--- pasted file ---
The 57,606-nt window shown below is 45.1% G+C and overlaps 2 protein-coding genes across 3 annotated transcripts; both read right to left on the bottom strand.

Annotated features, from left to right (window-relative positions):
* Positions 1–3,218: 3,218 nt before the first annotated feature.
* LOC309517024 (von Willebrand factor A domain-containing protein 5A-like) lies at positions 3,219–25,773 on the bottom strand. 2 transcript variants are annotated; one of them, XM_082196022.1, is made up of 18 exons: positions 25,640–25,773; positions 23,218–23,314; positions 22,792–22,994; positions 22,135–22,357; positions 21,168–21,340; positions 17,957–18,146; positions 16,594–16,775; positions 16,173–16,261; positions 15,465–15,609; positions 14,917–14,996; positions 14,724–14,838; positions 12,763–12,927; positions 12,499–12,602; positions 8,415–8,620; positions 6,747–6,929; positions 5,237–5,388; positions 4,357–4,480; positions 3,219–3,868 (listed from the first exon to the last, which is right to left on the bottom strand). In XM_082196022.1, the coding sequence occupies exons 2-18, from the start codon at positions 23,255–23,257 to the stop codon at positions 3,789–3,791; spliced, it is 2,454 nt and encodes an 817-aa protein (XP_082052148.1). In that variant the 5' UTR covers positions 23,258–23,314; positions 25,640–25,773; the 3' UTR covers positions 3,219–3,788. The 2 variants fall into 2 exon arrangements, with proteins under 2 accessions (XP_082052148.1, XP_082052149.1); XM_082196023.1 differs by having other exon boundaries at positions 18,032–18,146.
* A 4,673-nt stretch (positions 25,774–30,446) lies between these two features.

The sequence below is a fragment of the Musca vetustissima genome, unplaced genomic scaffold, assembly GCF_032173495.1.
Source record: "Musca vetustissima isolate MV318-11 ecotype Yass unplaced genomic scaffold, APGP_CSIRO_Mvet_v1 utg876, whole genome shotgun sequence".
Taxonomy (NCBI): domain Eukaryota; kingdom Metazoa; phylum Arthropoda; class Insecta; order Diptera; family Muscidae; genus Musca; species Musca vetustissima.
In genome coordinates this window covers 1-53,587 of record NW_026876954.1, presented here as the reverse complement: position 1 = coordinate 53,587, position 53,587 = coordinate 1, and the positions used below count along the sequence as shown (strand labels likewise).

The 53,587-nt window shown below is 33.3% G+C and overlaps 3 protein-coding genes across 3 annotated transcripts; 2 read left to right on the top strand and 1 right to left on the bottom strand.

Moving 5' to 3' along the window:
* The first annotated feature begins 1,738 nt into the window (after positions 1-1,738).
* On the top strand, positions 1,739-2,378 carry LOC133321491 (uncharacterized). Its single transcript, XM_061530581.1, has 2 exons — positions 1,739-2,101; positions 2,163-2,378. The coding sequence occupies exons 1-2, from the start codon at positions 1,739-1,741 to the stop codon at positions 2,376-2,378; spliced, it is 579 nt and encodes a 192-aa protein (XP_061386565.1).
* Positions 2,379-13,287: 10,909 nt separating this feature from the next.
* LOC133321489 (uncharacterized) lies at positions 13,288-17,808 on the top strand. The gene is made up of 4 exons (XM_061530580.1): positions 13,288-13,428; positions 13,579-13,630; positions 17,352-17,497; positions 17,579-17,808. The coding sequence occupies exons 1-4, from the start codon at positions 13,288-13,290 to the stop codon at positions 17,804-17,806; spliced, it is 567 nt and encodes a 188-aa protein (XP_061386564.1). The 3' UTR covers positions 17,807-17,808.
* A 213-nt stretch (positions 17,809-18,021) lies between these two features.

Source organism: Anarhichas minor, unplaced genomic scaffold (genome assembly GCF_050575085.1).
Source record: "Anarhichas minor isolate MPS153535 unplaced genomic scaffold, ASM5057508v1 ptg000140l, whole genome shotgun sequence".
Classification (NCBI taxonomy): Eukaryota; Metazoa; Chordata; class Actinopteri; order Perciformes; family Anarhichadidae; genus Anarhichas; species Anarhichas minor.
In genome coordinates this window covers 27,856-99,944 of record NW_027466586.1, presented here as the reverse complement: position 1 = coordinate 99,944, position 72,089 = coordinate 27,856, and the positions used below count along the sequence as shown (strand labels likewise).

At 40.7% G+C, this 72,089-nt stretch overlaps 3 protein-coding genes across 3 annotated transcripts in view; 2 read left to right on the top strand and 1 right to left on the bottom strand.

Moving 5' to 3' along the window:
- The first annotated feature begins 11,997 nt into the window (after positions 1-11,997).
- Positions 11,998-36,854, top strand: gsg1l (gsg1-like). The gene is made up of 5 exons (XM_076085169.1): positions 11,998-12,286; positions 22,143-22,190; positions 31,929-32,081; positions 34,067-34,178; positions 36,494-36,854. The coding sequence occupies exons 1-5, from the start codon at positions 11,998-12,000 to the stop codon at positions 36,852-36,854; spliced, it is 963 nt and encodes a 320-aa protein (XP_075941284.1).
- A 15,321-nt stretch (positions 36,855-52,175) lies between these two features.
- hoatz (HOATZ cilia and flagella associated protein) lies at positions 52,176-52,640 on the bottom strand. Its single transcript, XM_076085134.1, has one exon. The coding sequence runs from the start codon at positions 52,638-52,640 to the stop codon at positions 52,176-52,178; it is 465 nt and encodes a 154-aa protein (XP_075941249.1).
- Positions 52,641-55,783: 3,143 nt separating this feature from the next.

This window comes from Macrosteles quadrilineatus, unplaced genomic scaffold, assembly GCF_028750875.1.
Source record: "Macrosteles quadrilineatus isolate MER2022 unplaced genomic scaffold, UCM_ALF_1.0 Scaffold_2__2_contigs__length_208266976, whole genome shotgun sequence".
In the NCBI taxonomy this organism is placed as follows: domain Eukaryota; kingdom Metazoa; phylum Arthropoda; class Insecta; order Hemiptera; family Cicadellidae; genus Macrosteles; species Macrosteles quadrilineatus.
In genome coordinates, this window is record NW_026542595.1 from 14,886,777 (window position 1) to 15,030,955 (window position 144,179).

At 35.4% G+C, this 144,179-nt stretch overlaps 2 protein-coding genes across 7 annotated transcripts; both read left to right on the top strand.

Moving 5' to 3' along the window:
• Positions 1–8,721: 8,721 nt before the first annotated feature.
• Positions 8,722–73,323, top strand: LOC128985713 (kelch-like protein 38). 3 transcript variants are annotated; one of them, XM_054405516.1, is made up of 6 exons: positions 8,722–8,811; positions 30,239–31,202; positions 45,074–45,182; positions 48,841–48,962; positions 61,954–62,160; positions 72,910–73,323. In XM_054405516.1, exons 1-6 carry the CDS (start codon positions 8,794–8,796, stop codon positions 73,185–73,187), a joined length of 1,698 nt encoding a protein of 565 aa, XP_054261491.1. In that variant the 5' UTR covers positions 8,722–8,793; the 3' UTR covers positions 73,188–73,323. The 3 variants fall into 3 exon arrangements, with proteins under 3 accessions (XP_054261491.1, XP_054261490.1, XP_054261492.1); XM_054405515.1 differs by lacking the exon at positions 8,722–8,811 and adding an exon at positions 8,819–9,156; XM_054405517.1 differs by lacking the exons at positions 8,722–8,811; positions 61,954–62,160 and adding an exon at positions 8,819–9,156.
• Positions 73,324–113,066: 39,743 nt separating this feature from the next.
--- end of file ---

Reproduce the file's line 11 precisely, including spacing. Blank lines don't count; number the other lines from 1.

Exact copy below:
Moving 5' to 3' along the window: